This post is part of a series related to using Learning Sprints as described by Agile Schools and Dr. Simon Breakspear. The purpose of sharing these experiences is to help other school leaders in putting in place Learning Sprints by sharing triumphs and lessons learned throughout our experiment.
Our teachers have been in their first sprint for almost 2 weeks, so it was time for a check-in. The first sprint was designed to be a bit longer at almost 5 weeks. We chose this length as it was the start of the year and teachers are getting to know their students and as deal with all the start-up paperwork and routine building. Even though we are early in the year, I felt it was important to come together to get some feedback, make adjustments, and at minimum make sure teachers did not forget about our sprint focus. Sure enough, there are lessons to be learned already and changes to be tried.
Our first sprint was put in place quickly and our goal was less defined than it could have been. My thoughts were that this quickness would help us to learn fast and it was OK if we made errors at the beginning as we were new to this process. It makes me think of the early Facebook mantra of “Move fast and break things”. Our goal was to have teachers start a small improvement right away. The lack of refinement and definition of the goal is something we will tighten up next time. Some teachers have not had a problem with this broad goal, others found it more difficult. New rule, always define your goal more than you think you need to.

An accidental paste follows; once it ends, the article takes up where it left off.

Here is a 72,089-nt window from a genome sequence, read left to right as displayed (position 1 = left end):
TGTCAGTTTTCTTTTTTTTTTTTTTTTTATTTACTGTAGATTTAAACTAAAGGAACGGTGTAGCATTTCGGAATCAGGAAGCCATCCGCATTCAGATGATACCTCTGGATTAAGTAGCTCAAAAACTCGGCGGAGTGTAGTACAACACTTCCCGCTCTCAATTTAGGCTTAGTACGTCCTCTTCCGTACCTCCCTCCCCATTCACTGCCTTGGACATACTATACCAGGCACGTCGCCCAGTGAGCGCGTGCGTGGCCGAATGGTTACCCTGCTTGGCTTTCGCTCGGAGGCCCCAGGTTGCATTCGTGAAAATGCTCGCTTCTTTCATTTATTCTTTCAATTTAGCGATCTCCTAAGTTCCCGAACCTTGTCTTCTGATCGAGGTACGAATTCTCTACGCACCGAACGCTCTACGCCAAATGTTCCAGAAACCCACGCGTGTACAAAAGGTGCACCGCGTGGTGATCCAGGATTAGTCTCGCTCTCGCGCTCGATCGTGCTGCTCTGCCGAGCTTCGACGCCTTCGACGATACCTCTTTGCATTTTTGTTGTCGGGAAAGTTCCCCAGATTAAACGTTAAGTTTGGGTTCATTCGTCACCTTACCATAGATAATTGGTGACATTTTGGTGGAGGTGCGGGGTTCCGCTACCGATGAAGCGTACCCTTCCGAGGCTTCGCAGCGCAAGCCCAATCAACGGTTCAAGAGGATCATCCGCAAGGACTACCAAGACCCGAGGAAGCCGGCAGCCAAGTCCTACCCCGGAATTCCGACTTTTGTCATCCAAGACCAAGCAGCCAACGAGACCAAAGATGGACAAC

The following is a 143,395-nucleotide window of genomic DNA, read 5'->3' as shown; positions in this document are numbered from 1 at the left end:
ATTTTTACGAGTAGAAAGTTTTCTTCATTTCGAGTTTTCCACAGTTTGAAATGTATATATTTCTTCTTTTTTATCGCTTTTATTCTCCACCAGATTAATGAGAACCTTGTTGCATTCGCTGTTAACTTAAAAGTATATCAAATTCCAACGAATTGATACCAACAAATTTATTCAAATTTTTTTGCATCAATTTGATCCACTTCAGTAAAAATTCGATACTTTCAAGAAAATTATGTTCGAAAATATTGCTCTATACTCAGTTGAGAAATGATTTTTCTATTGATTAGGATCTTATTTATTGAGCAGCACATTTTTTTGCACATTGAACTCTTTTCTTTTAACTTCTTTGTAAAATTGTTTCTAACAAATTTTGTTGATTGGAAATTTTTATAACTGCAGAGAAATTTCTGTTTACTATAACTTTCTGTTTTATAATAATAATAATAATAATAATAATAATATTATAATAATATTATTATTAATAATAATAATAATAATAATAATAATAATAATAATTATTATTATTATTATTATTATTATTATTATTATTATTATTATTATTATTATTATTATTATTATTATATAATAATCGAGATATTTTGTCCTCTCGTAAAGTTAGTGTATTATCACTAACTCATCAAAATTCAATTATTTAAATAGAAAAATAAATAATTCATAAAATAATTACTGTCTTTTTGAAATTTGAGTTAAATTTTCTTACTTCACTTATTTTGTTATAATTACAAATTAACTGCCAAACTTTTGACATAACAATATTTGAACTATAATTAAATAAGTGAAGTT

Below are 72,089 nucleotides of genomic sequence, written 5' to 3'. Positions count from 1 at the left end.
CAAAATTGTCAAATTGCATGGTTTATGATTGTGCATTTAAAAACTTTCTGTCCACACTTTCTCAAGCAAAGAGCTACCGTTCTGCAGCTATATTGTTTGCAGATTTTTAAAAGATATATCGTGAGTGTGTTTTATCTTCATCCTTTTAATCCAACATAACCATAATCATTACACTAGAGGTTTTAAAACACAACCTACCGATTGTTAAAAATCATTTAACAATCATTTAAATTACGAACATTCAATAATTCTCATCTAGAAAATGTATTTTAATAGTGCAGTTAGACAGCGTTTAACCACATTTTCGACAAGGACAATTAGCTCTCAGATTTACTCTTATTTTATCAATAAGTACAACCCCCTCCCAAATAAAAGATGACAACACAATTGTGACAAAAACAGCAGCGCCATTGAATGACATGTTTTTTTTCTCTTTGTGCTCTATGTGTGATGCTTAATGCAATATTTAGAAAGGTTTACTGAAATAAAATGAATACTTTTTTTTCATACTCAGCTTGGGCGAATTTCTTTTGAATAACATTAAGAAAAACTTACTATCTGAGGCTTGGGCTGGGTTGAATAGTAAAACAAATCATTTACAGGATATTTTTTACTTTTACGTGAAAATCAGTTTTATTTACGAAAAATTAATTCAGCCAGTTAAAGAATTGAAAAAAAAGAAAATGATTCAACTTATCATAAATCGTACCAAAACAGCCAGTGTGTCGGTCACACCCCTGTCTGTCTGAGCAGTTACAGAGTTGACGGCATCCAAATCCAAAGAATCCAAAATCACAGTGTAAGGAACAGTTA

Our first intervention was a strategy focusing on summarization. I have learned that even a strategy can be too broad and too big. When we started discussing how this strategy had been put into place, we realized that it could get overwhelming. Summarization is a complex skill and our students had differing levels of mastery. Some teachers found their group could dive right into summarizing texts, while other teachers needed to explicitly teach some ways to summarize (and even define what summarizing was). Lesson learned, even a strategy needs to be small.
Another area that we will improve in the next sprint is clearly defining the assessment tools that we will use to know the impact of our intervention. Again, in the interest of moving quickly, we did not define how we would know if what we did made any changes to student learning. We have decided to aim for more qualitative feedback from students during this sprint, but I want to move into more quantitative measures for the upcoming sprints. Change for next time, know how you will know if what you did had an impact.
My last reflection is on the leadership aspect of this process. I realize I need to hand over more authority and responsibility to the teachers involved. I need them to know the structure of the sprints, the areas to cover when evaluating, the ways to come to define the different aspects of the process. My goal is that as soon as possible, they can engage in this process without me there. I need to remember that we are in the incubation period and that if we are to scale this project, I need people who are independent with this collaborative process and can work out issues that arise. I will not be able to attend every Learning Sprint meeting in my school, which means they need to do this themselves. My goal is to take the lessons learned from this group and refine the process for the others that will follow if we are successful.
We are in the early stages of this process, but I am confident that we are putting in place structures that ensure meaningful improvements. Onward.